N.Tocci and P.Upadhyaya, Peacebuilding in Europe and India: theory and practice. Comparative report on empirical basis for global governance, Europe and India, in the framework of the European project CORE.
This paper explores the theoretical and practical approaches of the EU and India to conflict resolution. It analyses the specific European and Indian interpretations of peacebuilding, including its objectives and policy instruments, and then turns to the application of peacebuilding practices in a number of European – Cyprus, Bosnia and Georgia – and Indian – Bihar, Northeast and Kashmir – cases. Having examined these respective approaches to conflict resolution in theory and practice, the paper concludes by delineating several avenues that the EU and India could consider in order to learn from one another’s experiences in conflict resolution.
C.Bouchard, J.Peterson and N.Tocci (eds.), Multilateralism in the 21st century. Europe’s quest for effectiveness, Routledge, August 2013.
This volume focuses on multilateralism in the twenty-first century and examines how, and how effectively, the European Union delivers on its commitment to effective multilateralism. Presenting results generated by MERCURY, an EU research programme into multilateralism, this book addresses a central research question: does Europe deliver on its commitment to effective multilateralism? This book explores whether the EU is pursuing effective multilateralism in specific issue areas, including trade, climate change and conflict resolution, and distinct geographical and institutional settings, both internal to the EU and in specified regions, international organisations (IOs) and bilateral partnerships. This book offers evidence-based, actionable policy lessons from Europe’s experience in promoting multilateralism.
N.Mikhelidze et al., EU engagement with civil society organisations in conflict-ridden countries: a governance perspective from Georgia, Cyprus and Bosnia. Scholarly article on the European Governance Agenda, in the framework of the European project CORE.
In this paper, the authors analyse the character and effects of the EU Support to civil society organisations (CSO) in the cases of Georgia, Cyprus and Bosnia and Herzegovina (BiH). Based on fieldwork, a general account of the CSO support is given before the validity of four competing theoretical perspectives on EU CSO support is evaluated in each case. Along the lines of Max Weber’s notion of ‘ideal types’ we assume that these perspectives describe different aspects of the phenomenon under investigation, appearing in various constellations and gradations rather than being mutually exclusive. By way of conclusion, the findings from the three cases are contrasted and compared in the final section.
T.Weiss, EU adjustment to new and evolving trends of international security, Transworld Working Papers n.27.
This paper analyzes the European Union’s adjustment to the current international security environment. It focuses on the selected issues of terrorism, proliferation of weapons of mass destruction, cyber-security, and failed states. Moreover, it addresses the EU’s engagement of emerging powers, as well as the tools and practices used when approaching other states. Structural and political determinants of the EU adjustment as well as the internal constrains of this process are discussed. The paper concludes that the EU has failed to become a leader in global security policy, although it has adjusted profoundly, it commands considerable capabilities, and it has the potential to play a much more important role. The lack of international leadership can be understood as a function of weak internal institutions and the conflicting interests among the member states.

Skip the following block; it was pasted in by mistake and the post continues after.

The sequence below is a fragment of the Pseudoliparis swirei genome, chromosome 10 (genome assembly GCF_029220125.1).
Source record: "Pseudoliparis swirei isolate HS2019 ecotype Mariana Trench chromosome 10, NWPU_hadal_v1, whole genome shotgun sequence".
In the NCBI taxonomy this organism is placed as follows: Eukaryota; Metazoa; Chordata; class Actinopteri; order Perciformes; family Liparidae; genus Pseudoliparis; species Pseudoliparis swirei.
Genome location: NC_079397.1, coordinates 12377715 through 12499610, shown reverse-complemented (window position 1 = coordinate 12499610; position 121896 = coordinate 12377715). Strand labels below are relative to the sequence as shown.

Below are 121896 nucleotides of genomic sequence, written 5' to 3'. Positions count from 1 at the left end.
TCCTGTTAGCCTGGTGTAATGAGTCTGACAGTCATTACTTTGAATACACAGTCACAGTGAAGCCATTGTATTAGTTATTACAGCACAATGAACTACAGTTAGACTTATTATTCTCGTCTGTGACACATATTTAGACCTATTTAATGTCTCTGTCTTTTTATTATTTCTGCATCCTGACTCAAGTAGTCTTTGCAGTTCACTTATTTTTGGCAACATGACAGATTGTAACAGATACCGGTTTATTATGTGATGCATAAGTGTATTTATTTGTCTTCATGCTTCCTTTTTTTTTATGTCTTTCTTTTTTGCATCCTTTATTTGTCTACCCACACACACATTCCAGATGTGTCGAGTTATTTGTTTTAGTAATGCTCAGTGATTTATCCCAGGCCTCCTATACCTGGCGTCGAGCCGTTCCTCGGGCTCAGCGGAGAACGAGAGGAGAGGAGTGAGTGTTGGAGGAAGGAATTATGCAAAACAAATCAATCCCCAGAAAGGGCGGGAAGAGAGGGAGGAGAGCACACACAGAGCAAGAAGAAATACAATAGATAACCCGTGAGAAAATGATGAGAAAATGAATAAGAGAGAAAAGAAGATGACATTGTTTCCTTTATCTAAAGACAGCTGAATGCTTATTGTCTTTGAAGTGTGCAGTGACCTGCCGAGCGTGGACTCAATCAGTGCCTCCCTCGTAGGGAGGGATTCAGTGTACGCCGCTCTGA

M.Müftüler-Baç, The future of Europe, differentiated integration and Turkey’s role, GTE Commentary n.9.
The future of the European Union in terms of its final frontiers and political structure lies at the epicentre of European public debate. What impact would Turkish EU membership have on the future of Europe? Turkish membership could be a blessing in disguise. The evolution of the EU towards a path of differentiated integration, with a new type of membership for Turkey, could provide the Union with further opportunities to deepen integration in different policy areas. It might adopt the EU acquis on key policies such as energy, transport, the single market or common security and defence, but remain outside of the EU framework for the Social Charter, or the Schengen regime. If Turkey becomes one of the first examples of such a scheme, the future of European integration would drastically change, transforming the EU into a new blend of an organizational core, and a system of functionally differentiated units.
This report, sponsored by the Centro Studi sul Federalismo (CSF) and the Istituto Affari Internazionali (IAI), aims to provide a clear and concise assessment of the costs incurred by Europe because of the lack of integration in the defence sector, and to show how maintaining purely national defence structures is strategically damaging and economically unsustainable. Our goal is to provide policy makers and the general public with a useful tool for decoding the complex realm of European defence thus contributing, as far as we can, to the process of integration in the sector.